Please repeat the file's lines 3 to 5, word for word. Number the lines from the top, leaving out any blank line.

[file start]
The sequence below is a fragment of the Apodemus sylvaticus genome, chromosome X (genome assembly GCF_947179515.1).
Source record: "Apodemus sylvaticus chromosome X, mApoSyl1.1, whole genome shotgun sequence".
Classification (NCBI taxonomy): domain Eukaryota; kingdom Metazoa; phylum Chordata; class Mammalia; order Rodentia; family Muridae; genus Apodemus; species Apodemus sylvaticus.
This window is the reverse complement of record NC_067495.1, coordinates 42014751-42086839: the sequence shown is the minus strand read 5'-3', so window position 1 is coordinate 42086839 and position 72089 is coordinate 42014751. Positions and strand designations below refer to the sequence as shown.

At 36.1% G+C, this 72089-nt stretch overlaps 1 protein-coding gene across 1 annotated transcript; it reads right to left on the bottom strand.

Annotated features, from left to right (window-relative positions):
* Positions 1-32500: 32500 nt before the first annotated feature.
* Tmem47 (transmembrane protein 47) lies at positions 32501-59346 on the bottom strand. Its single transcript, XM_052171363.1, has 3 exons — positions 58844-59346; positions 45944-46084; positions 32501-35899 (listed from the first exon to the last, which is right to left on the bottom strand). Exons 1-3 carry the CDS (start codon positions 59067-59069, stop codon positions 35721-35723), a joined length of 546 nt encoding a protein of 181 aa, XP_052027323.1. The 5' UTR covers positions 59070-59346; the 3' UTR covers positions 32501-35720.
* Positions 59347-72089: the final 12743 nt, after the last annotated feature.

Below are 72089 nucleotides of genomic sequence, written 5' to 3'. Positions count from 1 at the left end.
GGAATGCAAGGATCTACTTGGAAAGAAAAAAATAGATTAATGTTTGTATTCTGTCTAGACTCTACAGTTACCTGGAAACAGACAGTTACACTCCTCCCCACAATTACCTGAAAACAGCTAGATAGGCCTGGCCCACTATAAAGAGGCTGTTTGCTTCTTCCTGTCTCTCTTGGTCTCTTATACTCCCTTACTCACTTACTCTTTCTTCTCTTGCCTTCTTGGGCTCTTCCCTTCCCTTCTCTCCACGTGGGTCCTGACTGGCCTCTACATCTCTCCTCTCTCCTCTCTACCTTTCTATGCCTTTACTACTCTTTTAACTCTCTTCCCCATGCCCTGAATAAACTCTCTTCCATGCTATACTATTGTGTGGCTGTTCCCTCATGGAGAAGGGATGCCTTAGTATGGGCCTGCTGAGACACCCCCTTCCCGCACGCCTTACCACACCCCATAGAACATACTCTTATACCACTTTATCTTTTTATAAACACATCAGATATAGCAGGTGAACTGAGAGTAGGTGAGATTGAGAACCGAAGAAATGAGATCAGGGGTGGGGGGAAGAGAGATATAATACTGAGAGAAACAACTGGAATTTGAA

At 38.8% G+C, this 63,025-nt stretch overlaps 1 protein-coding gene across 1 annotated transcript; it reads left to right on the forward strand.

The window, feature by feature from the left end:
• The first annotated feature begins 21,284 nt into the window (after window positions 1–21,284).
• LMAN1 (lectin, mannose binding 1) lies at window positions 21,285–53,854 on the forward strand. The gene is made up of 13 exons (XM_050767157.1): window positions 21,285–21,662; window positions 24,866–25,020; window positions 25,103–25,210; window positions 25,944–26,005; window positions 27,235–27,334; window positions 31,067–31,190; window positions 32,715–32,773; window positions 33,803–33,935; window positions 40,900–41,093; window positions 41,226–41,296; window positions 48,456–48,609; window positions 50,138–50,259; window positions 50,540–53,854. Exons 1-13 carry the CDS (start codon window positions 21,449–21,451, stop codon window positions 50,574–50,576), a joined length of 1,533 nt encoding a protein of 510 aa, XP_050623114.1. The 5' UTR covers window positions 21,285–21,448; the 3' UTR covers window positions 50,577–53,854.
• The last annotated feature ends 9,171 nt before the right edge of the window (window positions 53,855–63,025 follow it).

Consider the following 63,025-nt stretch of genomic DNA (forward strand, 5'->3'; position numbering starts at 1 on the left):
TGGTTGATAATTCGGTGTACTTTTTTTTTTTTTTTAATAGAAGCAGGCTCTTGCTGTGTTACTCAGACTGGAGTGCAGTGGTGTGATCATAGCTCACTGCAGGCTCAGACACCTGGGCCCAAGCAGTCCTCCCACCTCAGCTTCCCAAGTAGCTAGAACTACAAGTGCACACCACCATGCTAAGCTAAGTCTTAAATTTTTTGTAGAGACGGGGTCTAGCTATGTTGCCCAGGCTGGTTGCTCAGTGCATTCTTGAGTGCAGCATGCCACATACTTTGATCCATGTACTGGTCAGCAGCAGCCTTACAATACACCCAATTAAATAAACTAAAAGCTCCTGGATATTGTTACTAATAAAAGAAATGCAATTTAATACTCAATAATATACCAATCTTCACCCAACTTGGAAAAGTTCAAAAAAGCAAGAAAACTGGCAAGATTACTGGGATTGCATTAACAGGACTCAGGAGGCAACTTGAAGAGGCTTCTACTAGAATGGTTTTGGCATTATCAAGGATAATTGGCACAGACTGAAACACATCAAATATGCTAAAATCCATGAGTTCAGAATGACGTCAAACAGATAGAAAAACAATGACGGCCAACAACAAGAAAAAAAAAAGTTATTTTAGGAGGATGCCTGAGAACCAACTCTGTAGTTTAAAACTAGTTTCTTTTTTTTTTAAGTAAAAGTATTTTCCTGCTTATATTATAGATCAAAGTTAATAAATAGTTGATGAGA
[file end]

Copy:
Classification (NCBI taxonomy): domain Eukaryota; kingdom Metazoa; phylum Chordata; class Mammalia; order Rodentia; family Muridae; genus Apodemus; species Apodemus sylvaticus.
This window is the reverse complement of record NC_067495.1, coordinates 42014751-42086839: the sequence shown is the minus strand read 5'-3', so window position 1 is coordinate 42086839 and position 72089 is coordinate 42014751. Positions and strand designations below refer to the sequence as shown.

At 36.1% G+C, this 72089-nt stretch overlaps 1 protein-coding gene across 1 annotated transcript; it reads right to left on the bottom strand.